In 1640 he was chosen an assistant to Henry Elsynge, esq. clerk of the house of commons; and this furnished him with another desirable opportunity of gratifying his curiosity, by "becoming acquainted with the debates in the house, and being privy to their proceedings. The house likewise reposed such confidence in him that they entrusted him with their weightiest affairs; particularly in | conveying messages and addresses to the king while at York; between which place and London he is said to have rode frequently in twenty-four hours. For these services he was rewarded with presents, and recommended to a place in the excise, which, however, it does not appear that he ever received. In 1643 he took the covenant; and when sir Thomas Fairfax, who was his near relation, was appointed general of the parliament forces, he was made his secretary, in which office he did great services to his master, and has been commended for not making a large fortune, as he safely might, in this office. During the siege of Oxford in 1646 he was very serviceable to Fairfax, and while the treaty of surrender was pending, acted as courier between the army and the government at London. In 1649, being in Fairfax’s suite at Oxford, he was created M. A. as a member of Queen’s college, and at the same time was made one of the delegates to take into consideration the affairs depending between the citizens of Oxford and the members of that university. Upon Fairfax’s laying down his commission of general, Rushworth went and resided for some time in Lincoln’s Inn, and, being in much esteem with the prevailing powers, was appointed one of the committee, in Jan. 1651-2, to consult about the reformation of the common law. In 1658 he was chosen one of the burgesses for Berwick-uponTweed, to serve in the protector Richard’s parliament; and was again chosen for the same place in what was called the healing parliament, which met April 25, 1660.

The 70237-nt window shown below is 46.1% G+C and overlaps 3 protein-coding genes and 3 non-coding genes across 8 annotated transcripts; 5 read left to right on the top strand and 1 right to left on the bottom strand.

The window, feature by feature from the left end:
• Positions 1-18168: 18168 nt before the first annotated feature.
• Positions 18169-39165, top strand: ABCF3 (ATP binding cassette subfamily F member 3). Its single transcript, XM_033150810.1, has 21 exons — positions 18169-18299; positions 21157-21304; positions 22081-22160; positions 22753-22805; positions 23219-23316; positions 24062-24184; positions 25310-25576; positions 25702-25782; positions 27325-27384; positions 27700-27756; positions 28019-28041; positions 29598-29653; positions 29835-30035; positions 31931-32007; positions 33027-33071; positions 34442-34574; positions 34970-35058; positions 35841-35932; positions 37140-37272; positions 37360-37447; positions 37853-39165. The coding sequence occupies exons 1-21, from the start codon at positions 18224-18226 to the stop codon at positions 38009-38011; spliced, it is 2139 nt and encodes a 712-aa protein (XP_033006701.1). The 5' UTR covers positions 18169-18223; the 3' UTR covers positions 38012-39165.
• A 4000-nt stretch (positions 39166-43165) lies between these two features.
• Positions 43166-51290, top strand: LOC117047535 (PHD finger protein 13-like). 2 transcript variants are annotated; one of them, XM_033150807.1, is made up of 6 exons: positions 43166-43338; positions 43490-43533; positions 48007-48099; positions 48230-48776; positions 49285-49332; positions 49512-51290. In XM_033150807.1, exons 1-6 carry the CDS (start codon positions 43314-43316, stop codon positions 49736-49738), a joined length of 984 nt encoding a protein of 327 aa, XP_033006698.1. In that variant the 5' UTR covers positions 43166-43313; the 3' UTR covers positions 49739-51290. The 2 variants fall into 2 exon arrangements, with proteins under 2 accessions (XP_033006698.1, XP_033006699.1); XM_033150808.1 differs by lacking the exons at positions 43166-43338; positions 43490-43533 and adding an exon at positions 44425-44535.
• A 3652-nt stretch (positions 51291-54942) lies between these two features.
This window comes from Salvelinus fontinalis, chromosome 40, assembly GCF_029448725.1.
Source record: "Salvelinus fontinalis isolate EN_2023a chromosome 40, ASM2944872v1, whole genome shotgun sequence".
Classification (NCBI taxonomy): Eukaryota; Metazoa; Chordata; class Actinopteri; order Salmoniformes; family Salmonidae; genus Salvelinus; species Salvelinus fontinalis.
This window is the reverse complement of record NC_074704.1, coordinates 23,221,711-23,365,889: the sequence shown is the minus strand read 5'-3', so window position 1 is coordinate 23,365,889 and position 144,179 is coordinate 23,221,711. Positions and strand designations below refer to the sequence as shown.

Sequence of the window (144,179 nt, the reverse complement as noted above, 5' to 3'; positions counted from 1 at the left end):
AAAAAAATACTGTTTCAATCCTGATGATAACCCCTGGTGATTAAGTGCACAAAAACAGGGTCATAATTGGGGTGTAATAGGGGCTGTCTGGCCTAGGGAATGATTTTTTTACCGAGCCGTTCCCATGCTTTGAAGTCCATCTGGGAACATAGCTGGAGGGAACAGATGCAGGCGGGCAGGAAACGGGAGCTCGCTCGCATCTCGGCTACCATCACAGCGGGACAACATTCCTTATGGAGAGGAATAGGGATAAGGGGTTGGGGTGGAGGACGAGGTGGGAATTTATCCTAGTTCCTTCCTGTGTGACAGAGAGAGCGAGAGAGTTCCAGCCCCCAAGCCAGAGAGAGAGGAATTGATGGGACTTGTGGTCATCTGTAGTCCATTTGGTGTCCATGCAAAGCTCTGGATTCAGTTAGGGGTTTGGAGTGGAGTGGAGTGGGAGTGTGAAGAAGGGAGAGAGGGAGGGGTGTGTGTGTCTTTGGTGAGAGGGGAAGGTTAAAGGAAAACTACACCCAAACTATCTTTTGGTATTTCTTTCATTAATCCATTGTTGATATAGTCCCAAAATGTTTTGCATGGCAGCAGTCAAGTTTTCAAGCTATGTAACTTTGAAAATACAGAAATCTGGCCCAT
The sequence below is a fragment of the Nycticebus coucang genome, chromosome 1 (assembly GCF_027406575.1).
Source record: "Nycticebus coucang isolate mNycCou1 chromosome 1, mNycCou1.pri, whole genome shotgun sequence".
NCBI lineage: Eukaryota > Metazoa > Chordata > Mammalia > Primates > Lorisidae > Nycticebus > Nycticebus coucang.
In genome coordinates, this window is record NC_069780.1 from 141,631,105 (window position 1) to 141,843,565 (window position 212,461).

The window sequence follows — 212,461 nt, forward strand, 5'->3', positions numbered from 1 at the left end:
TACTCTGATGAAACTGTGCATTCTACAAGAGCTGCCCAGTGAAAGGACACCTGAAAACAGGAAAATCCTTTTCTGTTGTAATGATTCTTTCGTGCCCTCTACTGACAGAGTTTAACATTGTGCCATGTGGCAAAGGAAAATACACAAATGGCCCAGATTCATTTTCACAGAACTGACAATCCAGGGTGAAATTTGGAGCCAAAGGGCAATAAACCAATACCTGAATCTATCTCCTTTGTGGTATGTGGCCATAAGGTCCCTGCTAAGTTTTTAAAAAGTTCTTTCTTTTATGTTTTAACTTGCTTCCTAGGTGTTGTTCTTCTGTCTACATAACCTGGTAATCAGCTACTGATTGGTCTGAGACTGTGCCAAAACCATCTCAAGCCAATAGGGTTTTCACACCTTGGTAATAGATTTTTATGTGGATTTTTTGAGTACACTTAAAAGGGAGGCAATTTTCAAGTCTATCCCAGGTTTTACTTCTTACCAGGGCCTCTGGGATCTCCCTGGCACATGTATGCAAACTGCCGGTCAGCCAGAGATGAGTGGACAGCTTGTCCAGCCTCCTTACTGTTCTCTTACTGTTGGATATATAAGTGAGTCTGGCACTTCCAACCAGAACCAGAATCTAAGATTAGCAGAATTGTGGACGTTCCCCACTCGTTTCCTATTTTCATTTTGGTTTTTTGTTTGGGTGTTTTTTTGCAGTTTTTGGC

After the Restoration he presented to the king several of the privy-council’s books, which he had preserved frpm ruin during the late distractions; but does not appear to have received any other reward than thanks, which was given him by the clerk of the council in his majesty’s name. Sir Orlando Bridgman, lord-keeper of the great seal, appointed him his secretary in 1677, atid continued him in that office as long as he kept the seals. In 1678 he was a third time elected burgess for Berwick, as he was in the succeeding parliament in 1679, and afterwards for the Oxford parliament. Upon the dissolution of this, he lived in the utmost retirement and obscurity in Westminster. He had many opportunities of enriching himself, at least of obtaining a comfortable subsistence; but, either through carelessness or extravagance, he never became master of any considerable possessions. He had a small annual | pension of 8l. or lOl. from the government of Massachusetts Bay, for procuring them papers from the public offices, but this was withdrawn when he became incapable of supplying them. At length, being arrested for debt, he was committed to the King’s Bench prison in Southwark, where he dragged on the last six years of his life in a miserable condition, having greatly lost the use of his understanding and memory, partly by age, and partly by drinking strong liquors to keep up his spirits. There he died May 12, 1690, about eighty-three years of age, and was buried behind the pulpit in St. George’s church, Southwark. He had several daughters, one of whom was married to sir Francis Vane.